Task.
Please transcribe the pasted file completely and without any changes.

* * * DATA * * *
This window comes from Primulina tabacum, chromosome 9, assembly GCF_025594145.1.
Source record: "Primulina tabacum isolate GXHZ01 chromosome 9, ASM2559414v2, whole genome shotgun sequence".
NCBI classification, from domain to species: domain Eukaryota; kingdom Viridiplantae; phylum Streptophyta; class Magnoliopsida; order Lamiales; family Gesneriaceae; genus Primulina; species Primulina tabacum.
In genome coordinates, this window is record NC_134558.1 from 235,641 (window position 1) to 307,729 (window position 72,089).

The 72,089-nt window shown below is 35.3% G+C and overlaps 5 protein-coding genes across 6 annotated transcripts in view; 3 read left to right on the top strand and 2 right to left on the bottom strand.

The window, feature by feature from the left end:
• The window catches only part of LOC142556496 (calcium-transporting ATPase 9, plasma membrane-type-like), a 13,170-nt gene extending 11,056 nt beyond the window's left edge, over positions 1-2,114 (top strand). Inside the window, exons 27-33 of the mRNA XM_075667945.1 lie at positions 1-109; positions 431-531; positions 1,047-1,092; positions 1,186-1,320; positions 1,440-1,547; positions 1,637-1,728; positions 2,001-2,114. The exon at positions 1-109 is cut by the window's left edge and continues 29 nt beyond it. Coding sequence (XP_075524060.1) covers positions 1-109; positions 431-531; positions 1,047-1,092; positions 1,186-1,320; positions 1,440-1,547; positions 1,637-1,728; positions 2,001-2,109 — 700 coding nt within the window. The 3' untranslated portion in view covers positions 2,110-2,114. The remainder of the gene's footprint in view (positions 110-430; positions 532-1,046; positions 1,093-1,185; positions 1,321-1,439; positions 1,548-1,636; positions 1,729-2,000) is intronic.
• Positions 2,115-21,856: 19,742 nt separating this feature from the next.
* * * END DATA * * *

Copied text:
This window comes from Primulina tabacum, chromosome 9, assembly GCF_025594145.1.
Source record: "Primulina tabacum isolate GXHZ01 chromosome 9, ASM2559414v2, whole genome shotgun sequence".
NCBI classification, from domain to species: domain Eukaryota; kingdom Viridiplantae; phylum Streptophyta; class Magnoliopsida; order Lamiales; family Gesneriaceae; genus Primulina; species Primulina tabacum.
In genome coordinates, this window is record NC_134558.1 from 235,641 (window position 1) to 307,729 (window position 72,089).

The 72,089-nt window shown below is 35.3% G+C and overlaps 5 protein-coding genes across 6 annotated transcripts in view; 3 read left to right on the top strand and 2 right to left on the bottom strand.

The window, feature by feature from the left end:
• The window catches only part of LOC142556496 (calcium-transporting ATPase 9, plasma membrane-type-like), a 13,170-nt gene extending 11,056 nt beyond the window's left edge, over positions 1-2,114 (top strand). Inside the window, exons 27-33 of the mRNA XM_075667945.1 lie at positions 1-109; positions 431-531; positions 1,047-1,092; positions 1,186-1,320; positions 1,440-1,547; positions 1,637-1,728; positions 2,001-2,114. The exon at positions 1-109 is cut by the window's left edge and continues 29 nt beyond it. Coding sequence (XP_075524060.1) covers positions 1-109; positions 431-531; positions 1,047-1,092; positions 1,186-1,320; positions 1,440-1,547; positions 1,637-1,728; positions 2,001-2,109 — 700 coding nt within the window. The 3' untranslated portion in view covers positions 2,110-2,114. The remainder of the gene's footprint in view (positions 110-430; positions 532-1,046; positions 1,093-1,185; positions 1,321-1,439; positions 1,548-1,636; positions 1,729-2,000) is intronic.
• Positions 2,115-21,856: 19,742 nt separating this feature from the next.